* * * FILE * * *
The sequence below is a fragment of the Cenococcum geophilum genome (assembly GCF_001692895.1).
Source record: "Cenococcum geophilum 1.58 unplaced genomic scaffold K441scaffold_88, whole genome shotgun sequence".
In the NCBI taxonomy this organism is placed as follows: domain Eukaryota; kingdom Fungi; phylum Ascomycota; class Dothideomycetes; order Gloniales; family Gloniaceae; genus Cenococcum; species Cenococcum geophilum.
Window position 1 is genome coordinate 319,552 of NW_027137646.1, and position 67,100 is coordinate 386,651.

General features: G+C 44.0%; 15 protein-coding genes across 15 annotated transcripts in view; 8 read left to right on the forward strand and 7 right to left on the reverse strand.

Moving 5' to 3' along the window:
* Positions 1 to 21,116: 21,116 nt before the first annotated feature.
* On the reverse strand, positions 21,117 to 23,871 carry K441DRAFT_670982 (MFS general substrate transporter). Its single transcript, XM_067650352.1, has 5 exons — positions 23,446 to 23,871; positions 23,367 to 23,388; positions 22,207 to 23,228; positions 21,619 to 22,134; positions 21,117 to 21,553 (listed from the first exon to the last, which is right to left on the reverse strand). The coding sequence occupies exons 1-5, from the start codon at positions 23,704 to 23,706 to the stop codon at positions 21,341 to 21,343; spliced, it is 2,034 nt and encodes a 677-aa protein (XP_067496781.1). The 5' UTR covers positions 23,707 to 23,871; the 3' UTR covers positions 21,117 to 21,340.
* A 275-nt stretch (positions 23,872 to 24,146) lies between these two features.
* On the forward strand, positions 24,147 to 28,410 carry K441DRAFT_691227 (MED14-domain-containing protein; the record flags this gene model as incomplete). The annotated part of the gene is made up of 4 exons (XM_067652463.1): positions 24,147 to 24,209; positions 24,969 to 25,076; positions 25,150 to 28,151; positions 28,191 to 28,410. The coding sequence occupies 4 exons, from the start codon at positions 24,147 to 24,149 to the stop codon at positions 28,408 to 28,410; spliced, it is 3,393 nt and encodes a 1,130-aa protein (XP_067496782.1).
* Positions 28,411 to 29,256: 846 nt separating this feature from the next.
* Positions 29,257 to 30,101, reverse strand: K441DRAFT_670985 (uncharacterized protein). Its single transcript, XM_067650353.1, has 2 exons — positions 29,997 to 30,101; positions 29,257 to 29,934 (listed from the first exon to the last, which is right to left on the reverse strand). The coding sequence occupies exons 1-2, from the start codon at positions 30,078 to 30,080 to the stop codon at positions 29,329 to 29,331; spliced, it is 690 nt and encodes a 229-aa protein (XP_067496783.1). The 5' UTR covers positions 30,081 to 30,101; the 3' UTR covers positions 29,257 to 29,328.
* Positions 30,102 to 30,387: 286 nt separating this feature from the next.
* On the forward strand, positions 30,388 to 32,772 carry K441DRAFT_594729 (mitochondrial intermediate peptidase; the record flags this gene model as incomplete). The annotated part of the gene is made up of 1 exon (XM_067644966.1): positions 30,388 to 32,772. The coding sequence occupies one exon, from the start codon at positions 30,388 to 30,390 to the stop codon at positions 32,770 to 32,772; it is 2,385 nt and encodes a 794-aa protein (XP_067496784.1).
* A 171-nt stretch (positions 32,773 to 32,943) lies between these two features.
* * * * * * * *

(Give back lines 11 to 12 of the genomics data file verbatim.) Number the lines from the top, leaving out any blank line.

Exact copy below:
* Positions 28,411 to 29,256: 846 nt separating this feature from the next.
* Positions 29,257 to 30,101, reverse strand: K441DRAFT_670985 (uncharacterized protein). Its single transcript, XM_067650353.1, has 2 exons — positions 29,997 to 30,101; positions 29,257 to 29,934 (listed from the first exon to the last, which is right to left on the reverse strand). The coding sequence occupies exons 1-2, from the start codon at positions 30,078 to 30,080 to the stop codon at positions 29,329 to 29,331; spliced, it is 690 nt and encodes a 229-aa protein (XP_067496783.1). The 5' UTR covers positions 30,081 to 30,101; the 3' UTR covers positions 29,257 to 29,328.